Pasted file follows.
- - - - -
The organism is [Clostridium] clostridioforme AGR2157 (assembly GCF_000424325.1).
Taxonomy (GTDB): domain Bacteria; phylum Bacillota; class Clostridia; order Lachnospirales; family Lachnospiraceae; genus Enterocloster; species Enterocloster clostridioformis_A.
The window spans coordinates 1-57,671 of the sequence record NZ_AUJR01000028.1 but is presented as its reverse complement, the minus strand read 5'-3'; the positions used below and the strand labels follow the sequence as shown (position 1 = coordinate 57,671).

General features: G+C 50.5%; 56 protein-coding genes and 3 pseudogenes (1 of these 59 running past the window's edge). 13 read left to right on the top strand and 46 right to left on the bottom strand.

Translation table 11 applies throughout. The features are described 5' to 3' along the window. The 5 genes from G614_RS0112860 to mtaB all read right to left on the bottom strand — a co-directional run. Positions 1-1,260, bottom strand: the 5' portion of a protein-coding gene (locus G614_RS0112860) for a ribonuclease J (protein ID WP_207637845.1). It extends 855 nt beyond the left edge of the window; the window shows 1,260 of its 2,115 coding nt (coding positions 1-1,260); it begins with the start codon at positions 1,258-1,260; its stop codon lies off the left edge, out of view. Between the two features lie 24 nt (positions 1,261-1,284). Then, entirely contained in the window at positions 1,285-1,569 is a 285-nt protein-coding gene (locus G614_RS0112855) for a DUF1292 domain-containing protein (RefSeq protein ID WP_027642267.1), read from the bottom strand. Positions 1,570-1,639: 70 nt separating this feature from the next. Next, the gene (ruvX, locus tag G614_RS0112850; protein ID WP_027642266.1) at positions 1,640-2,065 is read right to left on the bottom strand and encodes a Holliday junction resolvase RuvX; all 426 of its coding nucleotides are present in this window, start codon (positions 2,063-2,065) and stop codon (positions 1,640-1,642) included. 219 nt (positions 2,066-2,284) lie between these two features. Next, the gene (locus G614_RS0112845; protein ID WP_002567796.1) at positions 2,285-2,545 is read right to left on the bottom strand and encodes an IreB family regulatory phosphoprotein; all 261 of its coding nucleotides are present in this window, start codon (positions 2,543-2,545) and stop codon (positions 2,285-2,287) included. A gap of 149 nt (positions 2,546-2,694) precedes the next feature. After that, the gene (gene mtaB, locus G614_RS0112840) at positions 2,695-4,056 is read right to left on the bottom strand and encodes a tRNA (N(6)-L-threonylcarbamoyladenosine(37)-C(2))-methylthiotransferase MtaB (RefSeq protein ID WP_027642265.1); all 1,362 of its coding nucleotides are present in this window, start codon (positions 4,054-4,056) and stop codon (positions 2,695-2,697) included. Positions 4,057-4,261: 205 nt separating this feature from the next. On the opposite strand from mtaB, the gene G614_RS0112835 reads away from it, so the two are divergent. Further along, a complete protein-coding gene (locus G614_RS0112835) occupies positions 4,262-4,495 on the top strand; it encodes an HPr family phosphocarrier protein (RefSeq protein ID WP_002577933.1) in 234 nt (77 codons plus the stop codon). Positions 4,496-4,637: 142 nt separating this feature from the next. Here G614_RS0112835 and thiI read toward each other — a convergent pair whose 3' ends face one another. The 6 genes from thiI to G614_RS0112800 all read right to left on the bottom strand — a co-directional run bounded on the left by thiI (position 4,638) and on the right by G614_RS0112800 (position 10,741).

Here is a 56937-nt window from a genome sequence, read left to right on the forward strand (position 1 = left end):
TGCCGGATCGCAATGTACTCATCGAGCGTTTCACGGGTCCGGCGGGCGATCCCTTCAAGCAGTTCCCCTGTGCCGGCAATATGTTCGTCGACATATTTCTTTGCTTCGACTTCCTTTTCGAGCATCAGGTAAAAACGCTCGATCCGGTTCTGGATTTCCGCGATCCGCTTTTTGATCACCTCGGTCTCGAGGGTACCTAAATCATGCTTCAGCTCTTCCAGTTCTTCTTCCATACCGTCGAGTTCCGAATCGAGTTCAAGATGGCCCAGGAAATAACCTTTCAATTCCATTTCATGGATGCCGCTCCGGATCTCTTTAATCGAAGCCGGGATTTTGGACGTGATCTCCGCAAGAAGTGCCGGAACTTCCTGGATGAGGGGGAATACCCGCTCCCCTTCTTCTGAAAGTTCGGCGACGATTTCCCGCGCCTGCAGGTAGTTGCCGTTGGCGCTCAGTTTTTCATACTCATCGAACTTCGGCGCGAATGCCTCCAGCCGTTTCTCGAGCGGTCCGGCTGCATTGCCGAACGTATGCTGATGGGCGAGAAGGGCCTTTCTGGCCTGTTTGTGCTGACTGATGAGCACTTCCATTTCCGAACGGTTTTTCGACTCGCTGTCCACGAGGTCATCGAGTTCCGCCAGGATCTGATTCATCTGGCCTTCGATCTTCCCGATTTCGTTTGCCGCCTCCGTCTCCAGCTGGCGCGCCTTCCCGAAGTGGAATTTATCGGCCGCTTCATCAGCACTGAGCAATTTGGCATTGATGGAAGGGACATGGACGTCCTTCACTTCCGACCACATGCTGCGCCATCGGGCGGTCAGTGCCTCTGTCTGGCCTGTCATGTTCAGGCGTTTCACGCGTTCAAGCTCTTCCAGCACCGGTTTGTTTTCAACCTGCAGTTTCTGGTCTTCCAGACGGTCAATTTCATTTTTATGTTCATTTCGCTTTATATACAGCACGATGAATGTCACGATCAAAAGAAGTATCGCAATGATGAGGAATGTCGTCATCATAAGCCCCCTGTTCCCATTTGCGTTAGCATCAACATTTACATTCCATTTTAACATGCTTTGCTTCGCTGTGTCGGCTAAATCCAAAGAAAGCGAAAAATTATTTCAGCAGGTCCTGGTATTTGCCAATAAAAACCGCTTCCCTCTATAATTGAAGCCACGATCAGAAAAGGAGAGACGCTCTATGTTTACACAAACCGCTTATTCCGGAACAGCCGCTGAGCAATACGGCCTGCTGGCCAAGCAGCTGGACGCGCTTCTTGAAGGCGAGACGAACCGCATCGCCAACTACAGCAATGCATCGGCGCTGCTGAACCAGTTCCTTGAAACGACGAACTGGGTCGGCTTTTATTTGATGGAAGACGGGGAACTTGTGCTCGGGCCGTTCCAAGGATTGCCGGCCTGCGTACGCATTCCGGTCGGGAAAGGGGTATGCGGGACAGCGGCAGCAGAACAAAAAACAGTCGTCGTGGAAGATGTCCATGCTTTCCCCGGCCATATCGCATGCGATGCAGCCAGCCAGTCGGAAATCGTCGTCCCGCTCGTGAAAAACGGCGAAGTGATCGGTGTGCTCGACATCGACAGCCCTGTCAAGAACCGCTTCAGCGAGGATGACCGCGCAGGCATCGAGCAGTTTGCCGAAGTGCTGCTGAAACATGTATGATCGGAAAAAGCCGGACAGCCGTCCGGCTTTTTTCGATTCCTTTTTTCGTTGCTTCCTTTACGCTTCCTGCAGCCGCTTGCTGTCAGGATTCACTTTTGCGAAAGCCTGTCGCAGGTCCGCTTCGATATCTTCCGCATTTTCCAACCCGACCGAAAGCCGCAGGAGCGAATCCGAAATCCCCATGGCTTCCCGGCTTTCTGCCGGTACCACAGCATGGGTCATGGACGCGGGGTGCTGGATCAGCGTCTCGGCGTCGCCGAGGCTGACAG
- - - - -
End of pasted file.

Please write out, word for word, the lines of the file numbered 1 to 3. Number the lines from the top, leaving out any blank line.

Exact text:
The organism is [Clostridium] clostridioforme AGR2157 (assembly GCF_000424325.1).
Taxonomy (GTDB): domain Bacteria; phylum Bacillota; class Clostridia; order Lachnospirales; family Lachnospiraceae; genus Enterocloster; species Enterocloster clostridioformis_A.
The window spans coordinates 1-57,671 of the sequence record NZ_AUJR01000028.1 but is presented as its reverse complement, the minus strand read 5'-3'; the positions used below and the strand labels follow the sequence as shown (position 1 = coordinate 57,671).